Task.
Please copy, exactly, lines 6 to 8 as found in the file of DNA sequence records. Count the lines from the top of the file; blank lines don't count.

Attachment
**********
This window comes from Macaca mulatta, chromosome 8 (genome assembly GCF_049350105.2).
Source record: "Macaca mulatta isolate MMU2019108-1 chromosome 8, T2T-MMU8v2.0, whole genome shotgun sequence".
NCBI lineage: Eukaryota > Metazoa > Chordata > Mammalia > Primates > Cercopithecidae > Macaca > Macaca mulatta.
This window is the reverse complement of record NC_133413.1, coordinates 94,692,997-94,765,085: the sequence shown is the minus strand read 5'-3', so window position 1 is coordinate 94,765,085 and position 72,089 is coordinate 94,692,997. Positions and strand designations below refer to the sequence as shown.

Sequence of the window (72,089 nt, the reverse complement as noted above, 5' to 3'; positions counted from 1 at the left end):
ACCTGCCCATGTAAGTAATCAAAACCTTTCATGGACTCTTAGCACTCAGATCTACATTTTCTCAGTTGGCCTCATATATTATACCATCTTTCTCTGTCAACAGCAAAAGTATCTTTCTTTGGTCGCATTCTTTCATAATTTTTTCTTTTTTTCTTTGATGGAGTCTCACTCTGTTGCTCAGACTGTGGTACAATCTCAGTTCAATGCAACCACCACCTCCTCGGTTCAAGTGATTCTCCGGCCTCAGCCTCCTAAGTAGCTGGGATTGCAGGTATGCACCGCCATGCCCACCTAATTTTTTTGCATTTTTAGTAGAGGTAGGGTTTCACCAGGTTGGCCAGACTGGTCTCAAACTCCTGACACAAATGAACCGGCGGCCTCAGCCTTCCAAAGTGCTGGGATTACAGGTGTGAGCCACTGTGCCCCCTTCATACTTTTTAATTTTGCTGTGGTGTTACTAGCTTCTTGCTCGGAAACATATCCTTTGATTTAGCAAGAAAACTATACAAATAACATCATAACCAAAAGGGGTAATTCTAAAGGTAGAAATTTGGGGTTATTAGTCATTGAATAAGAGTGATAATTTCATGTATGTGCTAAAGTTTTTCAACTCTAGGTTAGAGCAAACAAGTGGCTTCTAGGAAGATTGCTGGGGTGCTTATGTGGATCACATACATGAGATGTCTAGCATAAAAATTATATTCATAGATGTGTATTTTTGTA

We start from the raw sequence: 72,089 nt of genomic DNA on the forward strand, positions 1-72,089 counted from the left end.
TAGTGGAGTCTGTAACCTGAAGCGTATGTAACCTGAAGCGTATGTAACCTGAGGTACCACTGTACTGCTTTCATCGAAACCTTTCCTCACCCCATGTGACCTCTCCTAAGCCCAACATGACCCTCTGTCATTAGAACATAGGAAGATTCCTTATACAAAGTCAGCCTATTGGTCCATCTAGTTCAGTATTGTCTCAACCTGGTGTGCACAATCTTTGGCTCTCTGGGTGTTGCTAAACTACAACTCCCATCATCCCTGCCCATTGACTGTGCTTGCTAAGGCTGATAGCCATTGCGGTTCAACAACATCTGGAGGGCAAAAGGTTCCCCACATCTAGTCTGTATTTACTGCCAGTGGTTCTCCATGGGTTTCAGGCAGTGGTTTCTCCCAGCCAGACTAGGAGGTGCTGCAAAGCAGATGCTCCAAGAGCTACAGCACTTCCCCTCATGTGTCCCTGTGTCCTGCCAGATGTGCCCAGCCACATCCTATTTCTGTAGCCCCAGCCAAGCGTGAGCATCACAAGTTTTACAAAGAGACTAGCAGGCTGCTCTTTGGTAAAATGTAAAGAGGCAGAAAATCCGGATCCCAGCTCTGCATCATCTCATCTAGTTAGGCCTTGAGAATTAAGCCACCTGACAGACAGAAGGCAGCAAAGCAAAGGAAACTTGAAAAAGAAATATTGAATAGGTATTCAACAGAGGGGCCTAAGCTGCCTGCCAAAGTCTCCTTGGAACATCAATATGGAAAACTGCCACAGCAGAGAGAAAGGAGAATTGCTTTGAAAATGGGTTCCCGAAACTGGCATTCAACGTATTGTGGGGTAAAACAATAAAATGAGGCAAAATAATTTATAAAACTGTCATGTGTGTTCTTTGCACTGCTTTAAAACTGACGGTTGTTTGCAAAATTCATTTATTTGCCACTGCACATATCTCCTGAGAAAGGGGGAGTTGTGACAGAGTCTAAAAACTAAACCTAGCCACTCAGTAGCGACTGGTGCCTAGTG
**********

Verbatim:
ACCTGCCCATGTAAGTAATCAAAACCTTTCATGGACTCTTAGCACTCAGATCTACATTTTCTCAGTTGGCCTCATATATTATACCATCTTTCTCTGTCAACAGCAAAAGTATCTTTCTTTGGTCGCATTCTTTCATAATTTTTTCTTTTTTTCTTTGATGGAGTCTCACTCTGTTGCTCAGACTGTGGTACAATCTCAGTTCAATGCAACCACCACCTCCTCGGTTCAAGTGATTCTCCGGCCTCAGCCTCCTAAGTAGCTGGGATTGCAGGTATGCACCGCCATGCCCACCTAATTTTTTTGCATTTTTAGTAGAGGTAGGGTTTCACCAGGTTGGCCAGACTGGTCTCAAACTCCTGACACAAATGAACCGGCGGCCTCAGCCTTCCAAAGTGCTGGGATTACAGGTGTGAGCCACTGTGCCCCCTTCATACTTTTTAATTTTGCTGTGGTGTTACTAGCTTCTTGCTCGGAAACATATCCTTTGATTTAGCAAGAAAACTATACAAATAACATCATAACCAAAAGGGGTAATTCTAAAGGTAGAAATTTGGGGTTATTAGTCATTGAATAAGAGTGATAATTTCATGTATGTGCTAAAGTTTTTCAACTCTAGGTTAGAGCAAACAAGTGGCTTCTAGGAAGATTGCTGGGGTGCTTATGTGGATCACATACATGAGATGTCTAGCATAAAAATTATATTCATAGATGTGTATTTTTGTA

We start from the raw sequence: 72,089 nt of genomic DNA on the forward strand, positions 1-72,089 counted from the left end.
TAGTGGAGTCTGTAACCTGAAGCGTATGTAACCTGAAGCGTATGTAACCTGAGGTACCACTGTACTGCTTTCATCGAAACCTTTCCTCACCCCATGTGACCTCTCCTAAGCCCAACATGACCCTCTGTCATTAGAACATAGGAAGATTCCTTATACAAAGTCAGCCTATTGGTCCATCTAGTTCAGTATTGTCTCAACCTGGTGTGCACAATCTTTGGCTCTCTGGGTGTTGCTAAACTACAACTCCCATCATCCCTGCCCATTGACTGTGCTTGCTAAGGCTGATAGCCATTGCGGTTCAACAACATCTGGAGGGCAAAAGGTTCCCCACATCTAGTCTGTATTTACTGCCAGTGGTTCTCCATGGGTTTCAGGCAGTGGTTTCTCCCAGCCAGACTAGGAGGTGCTGCAAAGCAGATGCTCCAAGAGCTACAGCACTTCCCCTCATGTGTCCCTGTGTCCTGCCAGATGTGCCCAGCCACATCCTATTTCTGTAGCCCCAGCCAAGCGTGAGCATCACAAGTTTTACAAAGAGACTAGCAGGCTGCTCTTTGGTAAAATGTAAAGAGGCAGAAAATCCGGATCCCAGCTCTGCATCATCTCATCTAGTTAGGCCTTGAGAATTAAGCCACCTGACAGACAGAAGGCAGCAAAGCAAAGGAAACTTGAAAAAGAAATATTGAATAGGTATTCAACAGAGGGGCCTAAGCTGCCTGCCAAAGTCTCCTTGGAACATCAATATGGAAAACTGCCACAGCAGAGAGAAAGGAGAATTGCTTTGAAAATGGGTTCCCGAAACTGGCATTCAACGTATTGTGGGGTAAAACAATAAAATGAGGCAAAATAATTTATAAAACTGTCATGTGTGTTCTTTGCACTGCTTTAAAACTGACGGTTGTTTGCAAAATTCATTTATTTGCCACTGCACATATCTCCTGAGAAAGGGGGAGTTGTGACAGAGTCTAAAAACTAAACCTAGCCACTCAGTAGCGACTGGTGCCTAGTG